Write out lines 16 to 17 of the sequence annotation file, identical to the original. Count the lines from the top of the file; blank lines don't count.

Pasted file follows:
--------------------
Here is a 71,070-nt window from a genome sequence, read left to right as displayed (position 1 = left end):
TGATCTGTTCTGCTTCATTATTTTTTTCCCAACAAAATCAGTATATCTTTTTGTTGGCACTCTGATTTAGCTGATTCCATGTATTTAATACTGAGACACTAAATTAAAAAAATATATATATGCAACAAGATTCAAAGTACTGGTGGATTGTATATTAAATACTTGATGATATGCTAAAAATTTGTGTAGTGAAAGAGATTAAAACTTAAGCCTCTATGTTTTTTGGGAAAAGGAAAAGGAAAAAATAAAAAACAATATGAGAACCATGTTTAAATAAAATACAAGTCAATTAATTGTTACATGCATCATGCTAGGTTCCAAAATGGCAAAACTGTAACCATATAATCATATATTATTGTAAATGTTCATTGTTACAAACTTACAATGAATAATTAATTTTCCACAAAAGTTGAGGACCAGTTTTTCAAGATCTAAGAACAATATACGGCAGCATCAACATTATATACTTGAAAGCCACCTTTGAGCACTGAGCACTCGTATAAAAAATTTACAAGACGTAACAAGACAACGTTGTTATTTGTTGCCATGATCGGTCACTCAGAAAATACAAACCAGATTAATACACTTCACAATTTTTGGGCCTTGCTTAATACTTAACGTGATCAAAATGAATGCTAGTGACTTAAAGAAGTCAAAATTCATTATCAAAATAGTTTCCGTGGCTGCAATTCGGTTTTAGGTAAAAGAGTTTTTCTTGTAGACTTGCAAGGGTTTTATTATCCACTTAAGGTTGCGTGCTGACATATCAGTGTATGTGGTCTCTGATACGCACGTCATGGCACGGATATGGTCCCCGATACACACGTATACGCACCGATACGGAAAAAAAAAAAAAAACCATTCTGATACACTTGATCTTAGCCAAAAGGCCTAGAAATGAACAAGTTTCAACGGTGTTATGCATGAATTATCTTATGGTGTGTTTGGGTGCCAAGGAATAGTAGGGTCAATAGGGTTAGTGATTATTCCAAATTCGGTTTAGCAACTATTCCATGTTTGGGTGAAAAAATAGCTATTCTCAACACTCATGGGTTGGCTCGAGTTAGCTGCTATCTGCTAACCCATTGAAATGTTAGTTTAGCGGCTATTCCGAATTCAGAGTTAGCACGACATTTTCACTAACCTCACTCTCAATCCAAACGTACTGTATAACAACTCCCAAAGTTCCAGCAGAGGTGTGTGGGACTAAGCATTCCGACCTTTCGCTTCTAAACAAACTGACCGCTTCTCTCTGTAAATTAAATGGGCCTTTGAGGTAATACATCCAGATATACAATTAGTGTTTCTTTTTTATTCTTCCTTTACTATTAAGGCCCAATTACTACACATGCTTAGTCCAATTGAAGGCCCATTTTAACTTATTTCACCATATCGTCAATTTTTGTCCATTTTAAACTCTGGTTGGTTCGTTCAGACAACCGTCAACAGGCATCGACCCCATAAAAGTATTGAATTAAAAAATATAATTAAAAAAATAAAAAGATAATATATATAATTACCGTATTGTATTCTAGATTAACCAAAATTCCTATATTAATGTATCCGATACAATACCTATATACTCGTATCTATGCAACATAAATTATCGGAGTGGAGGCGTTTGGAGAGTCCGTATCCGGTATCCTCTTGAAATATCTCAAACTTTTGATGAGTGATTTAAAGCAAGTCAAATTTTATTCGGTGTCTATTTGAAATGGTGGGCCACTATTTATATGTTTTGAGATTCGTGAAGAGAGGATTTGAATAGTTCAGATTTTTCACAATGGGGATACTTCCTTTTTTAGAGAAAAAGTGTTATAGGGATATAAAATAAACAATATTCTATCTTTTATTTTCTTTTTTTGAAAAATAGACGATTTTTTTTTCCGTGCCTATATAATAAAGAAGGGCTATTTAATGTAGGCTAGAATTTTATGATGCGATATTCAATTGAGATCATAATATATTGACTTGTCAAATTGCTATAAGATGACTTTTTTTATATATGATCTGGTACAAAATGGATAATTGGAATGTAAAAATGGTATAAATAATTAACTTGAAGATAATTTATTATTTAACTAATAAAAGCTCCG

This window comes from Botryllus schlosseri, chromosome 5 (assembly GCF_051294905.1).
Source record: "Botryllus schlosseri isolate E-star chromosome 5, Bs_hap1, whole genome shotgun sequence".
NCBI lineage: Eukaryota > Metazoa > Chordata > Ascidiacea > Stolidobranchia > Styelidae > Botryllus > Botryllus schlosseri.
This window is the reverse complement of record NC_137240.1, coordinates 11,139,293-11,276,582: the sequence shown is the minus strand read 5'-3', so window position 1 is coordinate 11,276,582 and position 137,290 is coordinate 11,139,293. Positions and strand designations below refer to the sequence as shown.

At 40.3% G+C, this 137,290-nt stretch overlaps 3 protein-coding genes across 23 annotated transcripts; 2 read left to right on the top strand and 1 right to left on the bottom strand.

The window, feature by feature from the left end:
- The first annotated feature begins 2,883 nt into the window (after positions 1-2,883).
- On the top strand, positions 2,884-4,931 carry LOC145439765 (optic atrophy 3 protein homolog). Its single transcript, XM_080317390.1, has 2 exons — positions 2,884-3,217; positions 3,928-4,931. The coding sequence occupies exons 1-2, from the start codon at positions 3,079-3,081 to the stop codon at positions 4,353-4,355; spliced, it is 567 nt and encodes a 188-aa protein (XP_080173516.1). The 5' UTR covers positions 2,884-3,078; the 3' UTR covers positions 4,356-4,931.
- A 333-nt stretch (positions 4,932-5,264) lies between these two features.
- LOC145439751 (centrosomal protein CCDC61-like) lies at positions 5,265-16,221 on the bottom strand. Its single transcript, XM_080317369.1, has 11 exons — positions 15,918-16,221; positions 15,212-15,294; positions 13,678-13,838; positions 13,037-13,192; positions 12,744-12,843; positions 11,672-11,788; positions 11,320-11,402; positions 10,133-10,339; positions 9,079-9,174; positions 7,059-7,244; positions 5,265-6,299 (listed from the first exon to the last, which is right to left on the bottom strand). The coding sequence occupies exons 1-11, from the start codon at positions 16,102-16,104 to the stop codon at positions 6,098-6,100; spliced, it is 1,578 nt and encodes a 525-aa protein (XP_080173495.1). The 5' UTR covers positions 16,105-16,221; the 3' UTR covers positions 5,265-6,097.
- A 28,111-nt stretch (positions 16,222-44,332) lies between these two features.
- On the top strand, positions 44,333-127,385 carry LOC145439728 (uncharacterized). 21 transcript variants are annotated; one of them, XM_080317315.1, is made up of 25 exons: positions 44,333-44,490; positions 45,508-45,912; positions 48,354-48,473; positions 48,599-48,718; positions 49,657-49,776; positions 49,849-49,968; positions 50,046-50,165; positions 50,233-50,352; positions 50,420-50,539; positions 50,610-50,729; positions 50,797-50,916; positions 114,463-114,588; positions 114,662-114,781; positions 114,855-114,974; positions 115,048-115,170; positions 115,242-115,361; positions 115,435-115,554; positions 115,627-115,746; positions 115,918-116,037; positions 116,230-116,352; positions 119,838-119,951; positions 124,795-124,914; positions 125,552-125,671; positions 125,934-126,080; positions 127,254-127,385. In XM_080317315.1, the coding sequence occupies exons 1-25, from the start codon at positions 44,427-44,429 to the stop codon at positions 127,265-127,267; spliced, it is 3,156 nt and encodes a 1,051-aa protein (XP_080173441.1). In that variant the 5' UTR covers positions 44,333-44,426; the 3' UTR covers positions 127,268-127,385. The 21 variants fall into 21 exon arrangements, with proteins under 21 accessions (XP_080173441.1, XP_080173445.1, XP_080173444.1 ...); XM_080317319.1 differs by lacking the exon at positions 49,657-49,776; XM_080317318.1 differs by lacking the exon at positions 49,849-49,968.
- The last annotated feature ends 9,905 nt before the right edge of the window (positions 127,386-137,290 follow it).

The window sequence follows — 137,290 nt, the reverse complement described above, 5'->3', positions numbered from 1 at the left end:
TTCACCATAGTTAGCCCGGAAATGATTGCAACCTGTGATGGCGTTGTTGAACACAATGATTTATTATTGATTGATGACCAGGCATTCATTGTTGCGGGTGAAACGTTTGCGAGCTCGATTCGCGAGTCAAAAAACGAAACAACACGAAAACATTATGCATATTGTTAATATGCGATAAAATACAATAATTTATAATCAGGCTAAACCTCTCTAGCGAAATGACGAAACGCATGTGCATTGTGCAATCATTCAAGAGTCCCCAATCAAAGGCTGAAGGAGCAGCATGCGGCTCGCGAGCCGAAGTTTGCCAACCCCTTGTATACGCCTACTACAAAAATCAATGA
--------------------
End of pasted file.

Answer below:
The window sequence follows — 137,290 nt, the reverse complement described above, 5'->3', positions numbered from 1 at the left end:
TTCACCATAGTTAGCCCGGAAATGATTGCAACCTGTGATGGCGTTGTTGAACACAATGATTTATTATTGATTGATGACCAGGCATTCATTGTTGCGGGTGAAACGTTTGCGAGCTCGATTCGCGAGTCAAAAAACGAAACAACACGAAAACATTATGCATATTGTTAATATGCGATAAAATACAATAATTTATAATCAGGCTAAACCTCTCTAGCGAAATGACGAAACGCATGTGCATTGTGCAATCATTCAAGAGTCCCCAATCAAAGGCTGAAGGAGCAGCATGCGGCTCGCGAGCCGAAGTTTGCCAACCCCTTGTATACGCCTACTACAAAAATCAATGA